The first direct talks between Greece and Germany since a new anti-bailout government took power in Athens last week yielded no agreement on narrowing their differences.
German Finance Minister Wolfgang Schaeuble said he and his Greek counterpart, Yanis Varoufakis, “agreed to disagree” in their Berlin meeting. ‘We didn’t even agree to disagree from where I’m standing,’’ the Greek responded.
Their encounter came hours after Greece lost a critical funding artery when the European Central Bank restricted loans to its financial system, raising pressure on the 10-day-old government to yield to German-led austerity demands to stay in the euro area.
The next move is up to Prime Minister Alexis Tsipras, who swept to power promising to reverse five years of spending cuts that accompanied 240 billion euros ($272 billion) of bailout loans. While he’s retreated from demands for a debt writedown, he’s so far sticking to promises to increase hiring, pensions and wages that breach the conditions for aid. Varoufakis said the endless belt-tightening has had unwanted consequences, making his point in a way that resonated among his hosts.
“Germany must and can be proud that Nazism has been eradicated here, but it’s one of history’s most cruel ironies that Nazism is rearing its ugly head in Greece, a country which put up such a fine struggle against it,” Varoufakis said.
Following its move late Wednesday, the ECB set a limit of 60 billion euros on the funds that Greece’s central bank can provide under the emergency lending program, Die Welt reported. Greek banks borrowed about 56 billion euros in December, the newspaper said. Two euro-zone central bank officials called the report broadly correct. They asked not to be named because the discussions were private. An ECB spokesman declined to comment.
The new rules could add 510 million euros in funding costs for Greek banks, according to an analysis by Bloomberg Intelligence. Greek stocks and bonds fell, though pared losses during the day.
“I told my colleague Varoufakis that we respect the Greek electorate’s will of course, but that in every European Union member country, the electoral will of voters in all other countries also has to be respected,” Schaeuble said. “The reasons for the difficult path that Greece must follow -- and we didn’t disagree on that -- lie in Greece, not in Europe.”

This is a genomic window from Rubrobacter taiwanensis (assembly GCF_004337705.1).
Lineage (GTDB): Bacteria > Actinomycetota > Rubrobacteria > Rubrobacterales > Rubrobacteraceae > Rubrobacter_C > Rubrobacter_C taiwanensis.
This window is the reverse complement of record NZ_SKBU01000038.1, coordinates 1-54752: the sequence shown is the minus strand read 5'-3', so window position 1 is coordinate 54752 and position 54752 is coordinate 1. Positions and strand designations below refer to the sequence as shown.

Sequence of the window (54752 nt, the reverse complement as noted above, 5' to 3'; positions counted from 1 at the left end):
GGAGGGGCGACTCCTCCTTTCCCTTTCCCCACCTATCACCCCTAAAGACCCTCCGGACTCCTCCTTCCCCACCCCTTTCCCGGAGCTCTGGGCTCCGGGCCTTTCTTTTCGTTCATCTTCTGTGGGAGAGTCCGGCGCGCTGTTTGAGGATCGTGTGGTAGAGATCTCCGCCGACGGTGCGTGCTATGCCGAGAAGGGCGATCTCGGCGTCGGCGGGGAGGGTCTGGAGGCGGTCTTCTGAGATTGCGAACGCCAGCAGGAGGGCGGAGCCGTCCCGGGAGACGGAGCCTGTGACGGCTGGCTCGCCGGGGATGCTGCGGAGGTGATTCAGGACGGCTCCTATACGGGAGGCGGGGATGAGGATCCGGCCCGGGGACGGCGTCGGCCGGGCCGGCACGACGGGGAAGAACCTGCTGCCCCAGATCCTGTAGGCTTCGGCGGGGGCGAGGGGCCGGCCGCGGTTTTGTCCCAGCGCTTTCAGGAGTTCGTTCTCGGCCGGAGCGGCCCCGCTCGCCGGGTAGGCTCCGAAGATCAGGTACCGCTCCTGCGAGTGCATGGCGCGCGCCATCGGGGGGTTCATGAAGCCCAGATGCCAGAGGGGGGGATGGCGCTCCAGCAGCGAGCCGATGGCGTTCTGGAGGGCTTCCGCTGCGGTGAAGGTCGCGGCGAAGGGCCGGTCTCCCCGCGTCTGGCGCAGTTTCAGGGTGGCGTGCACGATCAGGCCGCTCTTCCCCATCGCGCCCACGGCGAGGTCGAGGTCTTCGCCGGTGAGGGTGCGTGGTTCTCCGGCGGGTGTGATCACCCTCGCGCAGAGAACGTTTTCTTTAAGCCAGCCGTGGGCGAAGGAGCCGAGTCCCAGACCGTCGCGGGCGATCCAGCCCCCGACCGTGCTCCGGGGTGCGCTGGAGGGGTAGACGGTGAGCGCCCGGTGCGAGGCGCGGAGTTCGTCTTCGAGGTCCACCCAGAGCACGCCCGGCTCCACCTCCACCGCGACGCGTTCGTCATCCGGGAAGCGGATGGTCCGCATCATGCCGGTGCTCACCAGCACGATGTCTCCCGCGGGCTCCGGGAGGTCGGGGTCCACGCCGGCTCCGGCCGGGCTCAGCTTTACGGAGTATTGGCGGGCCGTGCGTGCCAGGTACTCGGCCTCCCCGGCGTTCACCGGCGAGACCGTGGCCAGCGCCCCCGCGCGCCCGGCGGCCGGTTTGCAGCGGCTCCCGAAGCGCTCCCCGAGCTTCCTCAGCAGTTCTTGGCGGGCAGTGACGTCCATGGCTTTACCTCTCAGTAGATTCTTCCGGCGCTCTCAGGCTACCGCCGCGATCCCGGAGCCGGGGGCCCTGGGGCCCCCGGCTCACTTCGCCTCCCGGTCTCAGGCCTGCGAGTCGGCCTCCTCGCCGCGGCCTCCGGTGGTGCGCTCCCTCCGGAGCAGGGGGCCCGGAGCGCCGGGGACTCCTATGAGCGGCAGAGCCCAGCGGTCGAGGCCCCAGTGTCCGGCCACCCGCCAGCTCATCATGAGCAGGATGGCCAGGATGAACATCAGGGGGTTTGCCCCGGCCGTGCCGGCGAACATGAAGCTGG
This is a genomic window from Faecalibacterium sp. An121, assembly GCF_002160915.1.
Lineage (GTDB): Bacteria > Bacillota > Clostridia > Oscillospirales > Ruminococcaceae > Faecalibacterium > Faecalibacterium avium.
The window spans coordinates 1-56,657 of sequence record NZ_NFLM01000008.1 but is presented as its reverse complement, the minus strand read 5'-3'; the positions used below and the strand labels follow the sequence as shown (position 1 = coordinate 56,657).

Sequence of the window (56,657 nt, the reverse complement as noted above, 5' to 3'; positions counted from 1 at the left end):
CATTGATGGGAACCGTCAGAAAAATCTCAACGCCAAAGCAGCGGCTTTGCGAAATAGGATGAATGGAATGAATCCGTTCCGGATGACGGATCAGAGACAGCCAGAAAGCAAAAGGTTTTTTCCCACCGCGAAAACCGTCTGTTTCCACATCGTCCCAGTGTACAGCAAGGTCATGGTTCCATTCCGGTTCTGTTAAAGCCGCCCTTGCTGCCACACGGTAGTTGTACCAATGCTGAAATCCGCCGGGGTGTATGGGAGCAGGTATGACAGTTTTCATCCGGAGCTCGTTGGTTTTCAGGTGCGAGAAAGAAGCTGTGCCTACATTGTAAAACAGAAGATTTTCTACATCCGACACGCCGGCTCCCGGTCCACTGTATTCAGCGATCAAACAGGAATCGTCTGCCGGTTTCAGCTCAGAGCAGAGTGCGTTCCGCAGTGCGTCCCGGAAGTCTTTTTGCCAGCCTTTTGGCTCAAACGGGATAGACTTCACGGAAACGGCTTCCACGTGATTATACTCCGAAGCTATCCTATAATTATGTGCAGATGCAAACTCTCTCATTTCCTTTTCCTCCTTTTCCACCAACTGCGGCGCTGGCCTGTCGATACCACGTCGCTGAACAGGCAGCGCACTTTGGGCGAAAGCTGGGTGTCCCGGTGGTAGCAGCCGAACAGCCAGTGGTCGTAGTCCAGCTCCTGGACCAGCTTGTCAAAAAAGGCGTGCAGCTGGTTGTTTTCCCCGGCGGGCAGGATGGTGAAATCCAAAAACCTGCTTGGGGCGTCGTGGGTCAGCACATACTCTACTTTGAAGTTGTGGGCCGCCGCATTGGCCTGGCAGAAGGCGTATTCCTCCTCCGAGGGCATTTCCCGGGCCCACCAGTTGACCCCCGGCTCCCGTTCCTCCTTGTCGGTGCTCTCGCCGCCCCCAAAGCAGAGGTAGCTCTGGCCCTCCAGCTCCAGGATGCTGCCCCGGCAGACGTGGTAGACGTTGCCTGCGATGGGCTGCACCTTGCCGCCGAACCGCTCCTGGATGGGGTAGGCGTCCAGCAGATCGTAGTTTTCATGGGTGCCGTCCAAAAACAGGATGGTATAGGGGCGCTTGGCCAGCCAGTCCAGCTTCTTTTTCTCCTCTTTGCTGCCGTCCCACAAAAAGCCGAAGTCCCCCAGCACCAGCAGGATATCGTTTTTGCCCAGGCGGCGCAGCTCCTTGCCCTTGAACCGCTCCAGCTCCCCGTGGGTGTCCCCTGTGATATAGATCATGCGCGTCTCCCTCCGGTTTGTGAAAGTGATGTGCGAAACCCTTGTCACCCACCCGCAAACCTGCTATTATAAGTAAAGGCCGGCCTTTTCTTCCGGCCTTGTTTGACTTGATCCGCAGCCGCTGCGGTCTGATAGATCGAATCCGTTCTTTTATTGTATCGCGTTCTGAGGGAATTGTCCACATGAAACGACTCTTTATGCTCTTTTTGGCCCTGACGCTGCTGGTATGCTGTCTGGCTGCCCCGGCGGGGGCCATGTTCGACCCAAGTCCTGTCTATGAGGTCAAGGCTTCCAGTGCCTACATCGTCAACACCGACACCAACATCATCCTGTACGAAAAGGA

In Athens, meanwhile, Tsipras told his party’s lawmakers his government will implement its campaign promises -- which included an end to the terms of the bailouts -- and present its own roadmap to exit the crisis and end the troika. He opposed what he called a “fire sale” of the nation’s assets.
“We’re bound by the rules of the EU and we’ll respect them even when we disagree with them,” Tsipras said. “We’ll respect the rule for a primary balanced budget. To be clear though, austerity is not a rule of the European Union.”
Schaeuble bristled at the Greek finance chief’s announcement last week that he was abandoning the country’s existing bailout deal and poured cold water on Greece’s calls for a debt restructuring and its plans to reverse austerity.
“I couldn’t hide my skepticism in the conversation that some measures announced by the new government -- but my colleague told me that they haven’t been decided yet -- don’t necessarily go in the right direction in our opinion,” the German finance chief said.
Varoufakis said Greece is looking for a financial lifeline to keep the country afloat for four months while it negotiates a “new contract” with the rest of the euro region.
“We set the scene for deliberations that would lead to an approach to put an end to this seemingly never-ending crisis that began in Greece and then unfortunately spread out to the rest of the euro zone,” he said.
Tsipras and Varoufakis visited seven cities between them this week after their Syriza party’s anti-austerity campaign swept them into office. While their demands for overhauling the terms of the bailout package were met with resistance in Berlin and Brussels, they haven’t lost their popularity at home.
A rally against the ECB’s decision is due to be held in central Athens at 6 p.m. tonight. The event, to be held in front of Greece’s parliament building, was set up through Facebook and had 6,200 attendees signed up on its page at 5 p.m. in Athens.
“We can’t be blackmailed, we won’t succumb, we are not afraid, we won’t back down,” the organizers wrote on the page.